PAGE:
The pictorial fantasies of Jean Baptiste-Pillement  and Francois Boucher were examples of Chinois wonderment, always suggesting a perfect balance of fine and delicate architectural landscapes harmoniously married with lush, rich foliage. The utopian Cathay landscapes were weightless, floating islands of cross-sectioned earth, often in fusion with a European flourish of whipped gold. The toile vignettes represented a Shangri-La lifestyle and Cathay suggested one of agricultural virility/fertility and social and political freedom.  As a consequence of overlapping misinformation, and much to the dismay of the Europeans, the geographical location of Cathay remained solely in the minds of the artisans and craftsmen who created it.

The work explores the anthropological [mis]conceptions between cultures ; how the fantasies and imaginations of the public consciousness are often passively shaped by the aesthetic sprawl of the Ornament, and how the wide-spread impact of pre-modern kitsch has provided utopian concepts that have echoed over generations.

LUKEWARM 2010.

The Sliding Glass Door

Spigel (1992) correlates the strong ties between the population shift to the mass-produced suburb in the early 1950s and the introduction of Television; the new electrical space. She identifies the return to family values in a post WWII climate – where ideas of the American future were limitless & modernism and technology was increasing at a faster pace. The United States appeared to embrace a higher sense of community values – the suburbs were architecturally drawn to fuse indoor space and outdoor space by introducing larger concepts of glass interwoven with housing. The ‘Sliding Door’ and the ‘wall window’ were two architectural features that blurred the lines between private space and public space.

The social climate of the 1950’s held the ideal that due to a shortage of housing in the overcrowding cities, the suburban way of life was a cleaner, more traditional and domestic lifestyle where families could shelter their nests from the sinful debauchery of the cities populated by the social pollutants of the Coloured, the Homosexual, the Homeless and the Unmarried.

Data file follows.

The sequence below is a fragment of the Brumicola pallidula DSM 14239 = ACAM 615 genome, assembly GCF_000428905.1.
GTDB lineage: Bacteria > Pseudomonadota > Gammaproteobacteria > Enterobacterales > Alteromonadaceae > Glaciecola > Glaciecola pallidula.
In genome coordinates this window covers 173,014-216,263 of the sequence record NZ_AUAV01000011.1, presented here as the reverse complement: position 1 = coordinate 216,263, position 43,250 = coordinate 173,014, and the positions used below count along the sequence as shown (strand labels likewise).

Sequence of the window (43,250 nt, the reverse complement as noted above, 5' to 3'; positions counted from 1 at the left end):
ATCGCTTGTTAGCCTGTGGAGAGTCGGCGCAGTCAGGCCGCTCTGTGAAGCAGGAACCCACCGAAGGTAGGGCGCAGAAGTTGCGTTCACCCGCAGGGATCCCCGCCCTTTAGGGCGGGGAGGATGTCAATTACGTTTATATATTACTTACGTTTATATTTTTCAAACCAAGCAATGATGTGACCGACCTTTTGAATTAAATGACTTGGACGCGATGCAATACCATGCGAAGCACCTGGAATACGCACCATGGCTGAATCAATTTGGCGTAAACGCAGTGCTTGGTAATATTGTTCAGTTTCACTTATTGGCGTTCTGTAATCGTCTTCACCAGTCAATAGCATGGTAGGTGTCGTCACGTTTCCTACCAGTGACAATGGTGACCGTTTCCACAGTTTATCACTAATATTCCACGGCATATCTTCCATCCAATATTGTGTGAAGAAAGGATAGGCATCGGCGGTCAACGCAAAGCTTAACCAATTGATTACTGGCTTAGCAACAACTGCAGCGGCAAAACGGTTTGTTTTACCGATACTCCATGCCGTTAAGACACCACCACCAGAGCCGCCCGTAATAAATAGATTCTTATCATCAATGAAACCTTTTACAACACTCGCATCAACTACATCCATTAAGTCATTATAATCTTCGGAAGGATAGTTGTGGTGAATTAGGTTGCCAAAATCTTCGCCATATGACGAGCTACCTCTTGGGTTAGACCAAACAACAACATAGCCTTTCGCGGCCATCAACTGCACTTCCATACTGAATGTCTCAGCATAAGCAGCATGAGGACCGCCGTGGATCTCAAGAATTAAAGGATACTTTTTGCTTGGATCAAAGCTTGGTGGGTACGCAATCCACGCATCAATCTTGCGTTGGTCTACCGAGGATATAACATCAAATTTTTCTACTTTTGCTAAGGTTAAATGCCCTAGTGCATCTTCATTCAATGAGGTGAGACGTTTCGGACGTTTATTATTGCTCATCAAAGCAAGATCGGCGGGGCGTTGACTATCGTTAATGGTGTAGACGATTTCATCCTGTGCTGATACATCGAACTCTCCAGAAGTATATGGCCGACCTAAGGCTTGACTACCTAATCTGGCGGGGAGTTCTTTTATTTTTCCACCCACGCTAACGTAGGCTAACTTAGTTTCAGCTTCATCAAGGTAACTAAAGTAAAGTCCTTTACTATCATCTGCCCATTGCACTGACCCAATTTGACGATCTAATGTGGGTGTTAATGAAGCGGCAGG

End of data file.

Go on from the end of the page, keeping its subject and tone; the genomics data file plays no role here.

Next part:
A short education video from the 50’s showing the danger of the worst kind of threat for the new suburbia:

The mask of this suburban social utopia inevitably burdened its inhabitants with the responsibility of upholding these marketed values of a modern, wholesome lifestyle. Symbols of this era have certainly echoed into the 21st century and have become a pinnacle of style in fashion, and domestic living.

Just over twenty years after the birth of this utopian epoch, director Bryan Forbes created ‘The Stepford Wives’ (1975) which became a noted commentary to the impossibility of upholding this perfect ideal of living by revealing the central protagonists – the ‘perfect’ wives of the quiet neighbourhood of Stepford to be robots. The fact that they were inhuman made a strong suggestion that these expectations of a perfect capitalist society where internal problems were ignored and swept under the rug were simply unrealistic even to robots themselves.

The electric space that is central to Spigel’s essay is delivered by the Television and its ability to transport its suburban viewer to far corners of society and the globe. This technology essentially created strong segregative distance between these social pollutants and themselves fuelling the community’s voyeristing sensibility.

We see examples of this in the highly successful ABC dramedy: Desperate Housewives. While the show has its constant dark undercurrent of evil, it is always in reference to the threat of the ‘other’ – in this case, the new neighbours. In each of its seven seasons the show is patterned with a new neighbour or house guest who moves in on the street and almost is always received with scepticism by the other neighbours until the protective ‘instincts’ of the housewives are proved correct. These new neighbours are always secretive and sinister, under constant suspicion and are always the ‘threat’ of the show. Families, children and the wives themselves become threatened in one way or another and are on constant guard to protect ‘the street’ and their clean, morally sound way of life. The neighbour is thereafter pushed back out from the protective boundaries of the suburb and its antiseptic lifestyle after demonstrating some sort of crux in delivering a looming collapse of family/friendship stabilities. Desperate Housewives is a clear reaction to to both of those examples of 1950’s suburbia and Forbe’s The Stepford Wives, whereby the women use their manipulative skills to get what they want from their buffoon male ‘co-stars’.

Although not intentionally, Spigel’s analysis of electrical space of the Television in the suburban sphere can draw parallels with electrical space of the Internet. Spigel quotes from Mercury in 1846, Professor Alonzo Jackman’s utopian fantasy; who imagined “ a transcontinental telegraph line through which all inhabitants of the earth would be brought into one intellectual neighbourhood and be at the same time perfectly freed from these contaminants which might under other circumstances be received”. The internet space has certainly satiated our desires for a voyeuristic society, allowing its users to peer into eachother’s digital backyards from the comfort of our own homes. Marshall McLuhan’s Global Village might as well be our own neighbourhoods, for it s quicker to find out gossip from your neighbour via the computer these days than walking over for a large, useless cup of sugar.

Space, no less.

The Horror Vacui is a Latin term literally meaning ‘the horror of a vacuum’. It refers in physics, to the known concept of nature abhorring voids of matter in space. As theorised by Aristotle and also deemed as ‘Plenism’, the Horror Vacui asserts the idea that all space is filled with varying degrees of matter.